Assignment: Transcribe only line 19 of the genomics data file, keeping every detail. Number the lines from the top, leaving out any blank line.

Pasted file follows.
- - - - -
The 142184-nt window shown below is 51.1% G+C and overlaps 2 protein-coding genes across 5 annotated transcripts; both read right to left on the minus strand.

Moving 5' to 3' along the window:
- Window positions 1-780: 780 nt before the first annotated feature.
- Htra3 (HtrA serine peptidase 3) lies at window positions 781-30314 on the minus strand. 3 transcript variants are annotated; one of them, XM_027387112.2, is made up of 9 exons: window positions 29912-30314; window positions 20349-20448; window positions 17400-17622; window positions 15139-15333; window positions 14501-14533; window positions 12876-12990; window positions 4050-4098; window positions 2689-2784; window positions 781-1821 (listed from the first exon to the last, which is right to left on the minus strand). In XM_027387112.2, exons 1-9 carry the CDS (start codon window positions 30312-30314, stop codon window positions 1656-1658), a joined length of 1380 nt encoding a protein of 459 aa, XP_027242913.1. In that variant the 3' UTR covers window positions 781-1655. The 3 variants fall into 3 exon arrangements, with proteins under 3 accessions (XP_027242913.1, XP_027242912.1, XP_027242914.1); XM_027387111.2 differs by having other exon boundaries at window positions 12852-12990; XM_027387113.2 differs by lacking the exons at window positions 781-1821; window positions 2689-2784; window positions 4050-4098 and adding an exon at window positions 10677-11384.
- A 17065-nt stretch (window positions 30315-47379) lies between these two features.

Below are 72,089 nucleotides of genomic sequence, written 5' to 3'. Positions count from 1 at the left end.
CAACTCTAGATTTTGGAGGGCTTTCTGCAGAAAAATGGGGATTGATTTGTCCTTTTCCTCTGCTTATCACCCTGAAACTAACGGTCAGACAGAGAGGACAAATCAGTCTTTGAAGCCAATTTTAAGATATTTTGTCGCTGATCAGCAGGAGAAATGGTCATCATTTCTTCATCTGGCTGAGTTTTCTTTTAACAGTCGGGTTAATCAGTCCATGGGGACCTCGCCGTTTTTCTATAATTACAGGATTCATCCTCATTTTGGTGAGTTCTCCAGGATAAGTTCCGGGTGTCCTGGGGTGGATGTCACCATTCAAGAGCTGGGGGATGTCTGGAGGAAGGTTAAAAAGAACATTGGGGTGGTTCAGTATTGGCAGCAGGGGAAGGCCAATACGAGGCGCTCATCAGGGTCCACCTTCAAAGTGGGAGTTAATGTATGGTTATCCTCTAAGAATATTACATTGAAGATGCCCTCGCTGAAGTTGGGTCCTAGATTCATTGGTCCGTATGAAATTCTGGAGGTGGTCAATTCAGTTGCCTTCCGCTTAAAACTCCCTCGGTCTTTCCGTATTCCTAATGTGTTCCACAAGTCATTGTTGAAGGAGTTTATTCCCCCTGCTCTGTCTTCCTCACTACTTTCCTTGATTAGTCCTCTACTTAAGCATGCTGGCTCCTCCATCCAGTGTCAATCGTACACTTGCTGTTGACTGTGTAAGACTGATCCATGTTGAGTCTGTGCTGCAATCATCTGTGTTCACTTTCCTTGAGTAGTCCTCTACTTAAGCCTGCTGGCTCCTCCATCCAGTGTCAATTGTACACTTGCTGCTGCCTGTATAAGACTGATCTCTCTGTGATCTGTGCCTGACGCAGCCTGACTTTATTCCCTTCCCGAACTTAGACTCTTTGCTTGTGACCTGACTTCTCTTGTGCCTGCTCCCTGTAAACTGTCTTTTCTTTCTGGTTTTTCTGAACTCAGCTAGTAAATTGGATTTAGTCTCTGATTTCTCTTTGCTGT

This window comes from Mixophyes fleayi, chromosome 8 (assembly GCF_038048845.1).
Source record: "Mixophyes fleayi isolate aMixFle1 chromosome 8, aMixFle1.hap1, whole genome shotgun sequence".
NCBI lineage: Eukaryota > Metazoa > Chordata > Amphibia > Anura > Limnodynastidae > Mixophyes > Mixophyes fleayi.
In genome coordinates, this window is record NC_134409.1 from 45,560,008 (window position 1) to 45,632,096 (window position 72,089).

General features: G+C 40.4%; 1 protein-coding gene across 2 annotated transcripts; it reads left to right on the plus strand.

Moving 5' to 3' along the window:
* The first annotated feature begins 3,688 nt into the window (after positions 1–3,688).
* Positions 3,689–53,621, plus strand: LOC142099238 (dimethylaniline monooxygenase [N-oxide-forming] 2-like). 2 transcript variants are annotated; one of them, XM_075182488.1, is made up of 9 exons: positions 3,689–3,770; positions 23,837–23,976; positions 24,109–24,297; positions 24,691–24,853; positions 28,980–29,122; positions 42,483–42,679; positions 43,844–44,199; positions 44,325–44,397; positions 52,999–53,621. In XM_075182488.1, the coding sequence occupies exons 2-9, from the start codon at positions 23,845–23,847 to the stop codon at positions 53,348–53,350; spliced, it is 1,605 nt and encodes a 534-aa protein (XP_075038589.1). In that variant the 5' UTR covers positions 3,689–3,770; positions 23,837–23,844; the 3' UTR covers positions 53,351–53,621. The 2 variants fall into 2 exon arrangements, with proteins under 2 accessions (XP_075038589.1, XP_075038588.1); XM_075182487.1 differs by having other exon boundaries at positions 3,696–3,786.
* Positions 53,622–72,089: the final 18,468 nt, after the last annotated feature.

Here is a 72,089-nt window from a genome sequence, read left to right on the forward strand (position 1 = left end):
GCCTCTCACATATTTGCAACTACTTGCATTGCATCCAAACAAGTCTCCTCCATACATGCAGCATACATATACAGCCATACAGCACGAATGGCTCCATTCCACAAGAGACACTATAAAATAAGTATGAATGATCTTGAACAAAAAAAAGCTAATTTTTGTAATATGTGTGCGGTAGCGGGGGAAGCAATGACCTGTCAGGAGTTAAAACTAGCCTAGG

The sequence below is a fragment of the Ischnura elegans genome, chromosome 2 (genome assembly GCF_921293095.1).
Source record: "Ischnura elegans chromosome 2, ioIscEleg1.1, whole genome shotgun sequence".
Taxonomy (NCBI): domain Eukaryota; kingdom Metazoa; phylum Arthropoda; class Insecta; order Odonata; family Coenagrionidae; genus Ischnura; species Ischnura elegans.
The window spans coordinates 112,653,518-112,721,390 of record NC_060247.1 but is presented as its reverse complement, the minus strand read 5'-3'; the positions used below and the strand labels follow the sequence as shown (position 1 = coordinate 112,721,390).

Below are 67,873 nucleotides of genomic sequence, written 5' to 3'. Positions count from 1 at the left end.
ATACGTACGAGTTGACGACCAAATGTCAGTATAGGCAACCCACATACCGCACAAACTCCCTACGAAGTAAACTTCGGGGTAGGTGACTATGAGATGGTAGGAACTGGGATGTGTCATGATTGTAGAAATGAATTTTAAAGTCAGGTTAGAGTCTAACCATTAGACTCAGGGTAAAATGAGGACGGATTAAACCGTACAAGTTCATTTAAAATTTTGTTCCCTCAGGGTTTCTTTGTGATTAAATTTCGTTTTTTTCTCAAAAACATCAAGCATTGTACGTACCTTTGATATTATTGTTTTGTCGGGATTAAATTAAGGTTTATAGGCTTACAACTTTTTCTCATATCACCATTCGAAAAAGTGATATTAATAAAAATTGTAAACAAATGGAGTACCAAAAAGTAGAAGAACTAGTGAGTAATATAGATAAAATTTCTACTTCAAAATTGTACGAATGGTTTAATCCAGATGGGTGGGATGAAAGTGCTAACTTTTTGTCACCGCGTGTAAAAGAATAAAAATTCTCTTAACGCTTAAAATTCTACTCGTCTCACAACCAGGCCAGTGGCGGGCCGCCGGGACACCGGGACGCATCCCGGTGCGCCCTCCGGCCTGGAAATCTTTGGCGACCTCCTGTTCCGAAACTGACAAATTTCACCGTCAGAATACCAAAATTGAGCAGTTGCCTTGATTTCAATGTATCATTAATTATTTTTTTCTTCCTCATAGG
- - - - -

The sequence below is a fragment of the Ischnura elegans genome, chromosome 2 (genome assembly GCF_921293095.1).